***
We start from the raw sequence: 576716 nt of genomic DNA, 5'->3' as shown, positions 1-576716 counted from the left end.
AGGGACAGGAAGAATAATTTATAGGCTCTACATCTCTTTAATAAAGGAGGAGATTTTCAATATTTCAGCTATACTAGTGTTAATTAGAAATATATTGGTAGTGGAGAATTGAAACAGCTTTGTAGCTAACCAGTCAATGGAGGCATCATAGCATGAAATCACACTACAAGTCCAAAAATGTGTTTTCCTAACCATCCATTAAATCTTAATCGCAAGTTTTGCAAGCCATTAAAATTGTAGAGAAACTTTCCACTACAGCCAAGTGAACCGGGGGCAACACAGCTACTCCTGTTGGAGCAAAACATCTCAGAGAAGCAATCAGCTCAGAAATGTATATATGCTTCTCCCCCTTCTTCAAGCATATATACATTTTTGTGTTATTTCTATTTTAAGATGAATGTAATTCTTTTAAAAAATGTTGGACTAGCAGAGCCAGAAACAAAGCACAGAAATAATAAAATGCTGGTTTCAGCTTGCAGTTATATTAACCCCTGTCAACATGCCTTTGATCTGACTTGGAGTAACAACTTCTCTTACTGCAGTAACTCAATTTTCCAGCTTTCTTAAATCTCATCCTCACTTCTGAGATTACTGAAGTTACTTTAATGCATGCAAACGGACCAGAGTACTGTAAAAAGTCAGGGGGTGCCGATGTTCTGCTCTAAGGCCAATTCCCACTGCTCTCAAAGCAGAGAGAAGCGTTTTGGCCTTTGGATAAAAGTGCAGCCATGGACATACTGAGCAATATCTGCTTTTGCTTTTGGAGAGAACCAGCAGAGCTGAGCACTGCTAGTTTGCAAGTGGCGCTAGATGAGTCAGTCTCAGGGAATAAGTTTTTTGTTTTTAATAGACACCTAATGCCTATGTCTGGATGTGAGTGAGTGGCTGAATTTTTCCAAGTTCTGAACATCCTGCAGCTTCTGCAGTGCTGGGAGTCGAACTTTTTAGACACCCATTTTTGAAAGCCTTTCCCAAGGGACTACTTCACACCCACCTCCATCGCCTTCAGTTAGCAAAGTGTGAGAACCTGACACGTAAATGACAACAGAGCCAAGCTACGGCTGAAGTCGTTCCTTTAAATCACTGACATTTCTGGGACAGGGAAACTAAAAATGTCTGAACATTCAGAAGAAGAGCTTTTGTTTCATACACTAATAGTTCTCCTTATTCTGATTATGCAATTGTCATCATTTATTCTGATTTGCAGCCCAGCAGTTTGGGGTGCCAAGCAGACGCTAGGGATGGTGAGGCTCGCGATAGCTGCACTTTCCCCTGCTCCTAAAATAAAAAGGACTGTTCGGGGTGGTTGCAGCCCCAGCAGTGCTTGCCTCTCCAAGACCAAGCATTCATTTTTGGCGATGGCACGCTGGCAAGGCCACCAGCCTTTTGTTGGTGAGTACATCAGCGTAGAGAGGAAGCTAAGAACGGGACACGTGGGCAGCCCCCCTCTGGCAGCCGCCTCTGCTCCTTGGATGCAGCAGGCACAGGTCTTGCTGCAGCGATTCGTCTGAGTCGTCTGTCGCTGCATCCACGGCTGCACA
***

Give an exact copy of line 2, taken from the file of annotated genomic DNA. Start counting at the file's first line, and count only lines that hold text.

AGGGACAGGAAGAATAATTTATAGGCTCTACATCTCTTTAATAAAGGAGGAGATTTTCAATATTTCAGCTATACTAGTGTTAATTAGAAATATATTGGTAGTGGAGAATTGAAACAGCTTTGTAGCTAACCAGTCAATGGAGGCATCATAGCATGAAATCACACTACAAGTCCAAAAATGTGTTTTCCTAACCATCCATTAAATCTTAATCGCAAGTTTTGCAAGCCATTAAAATTGTAGAGAAACTTTCCACTACAGCCAAGTGAACCGGGGGCAACACAGCTACTCCTGTTGGAGCAAAACATCTCAGAGAAGCAATCAGCTCAGAAATGTATATATGCTTCTCCCCCTTCTTCAAGCATATATACATTTTTGTGTTATTTCTATTTTAAGATGAATGTAATTCTTTTAAAAAATGTTGGACTAGCAGAGCCAGAAACAAAGCACAGAAATAATAAAATGCTGGTTTCAGCTTGCAGTTATATTAACCCCTGTCAACATGCCTTTGATCTGACTTGGAGTAACAACTTCTCTTACTGCAGTAACTCAATTTTCCAGCTTTCTTAAATCTCATCCTCACTTCTGAGATTACTGAAGTTACTTTAATGCATGCAAACGGACCAGAGTACTGTAAAAAGTCAGGGGGTGCCGATGTTCTGCTCTAAGGCCAATTCCCACTGCTCTCAAAGCAGAGAGAAGCGTTTTGGCCTTTGGATAAAAGTGCAGCCATGGACATACTGAGCAATATCTGCTTTTGCTTTTGGAGAGAACCAGCAGAGCTGAGCACTGCTAGTTTGCAAGTGGCGCTAGATGAGTCAGTCTCAGGGAATAAGTTTTTTGTTTTTAATAGACACCTAATGCCTATGTCTGGATGTGAGTGAGTGGCTGAATTTTTCCAAGTTCTGAACATCCTGCAGCTTCTGCAGTGCTGGGAGTCGAACTTTTTAGACACCCATTTTTGAAAGCCTTTCCCAAGGGACTACTTCACACCCACCTCCATCGCCTTCAGTTAGCAAAGTGTGAGAACCTGACACGTAAATGACAACAGAGCCAAGCTACGGCTGAAGTCGTTCCTTTAAATCACTGACATTTCTGGGACAGGGAAACTAAAAATGTCTGAACATTCAGAAGAAGAGCTTTTGTTTCATACACTAATAGTTCTCCTTATTCTGATTATGCAATTGTCATCATTTATTCTGATTTGCAGCCCAGCAGTTTGGGGTGCCAAGCAGACGCTAGGGATGGTGAGGCTCGCGATAGCTGCACTTTCCCCTGCTCCTAAAATAAAAAGGACTGTTCGGGGTGGTTGCAGCCCCAGCAGTGCTTGCCTCTCCAAGACCAAGCATTCATTTTTGGCGATGGCACGCTGGCAAGGCCACCAGCCTTTTGTTGGTGAGTACATCAGCGTAGAGAGGAAGCTAAGAACGGGACACGTGGGCAGCCCCCCTCTGGCAGCCGCCTCTGCTCCTTGGATGCAGCAGGCACAGGTCTTGCTGCAGCGATTCGTCTGAGTCGTCTGTCGCTGCATCCACGGCTGCACA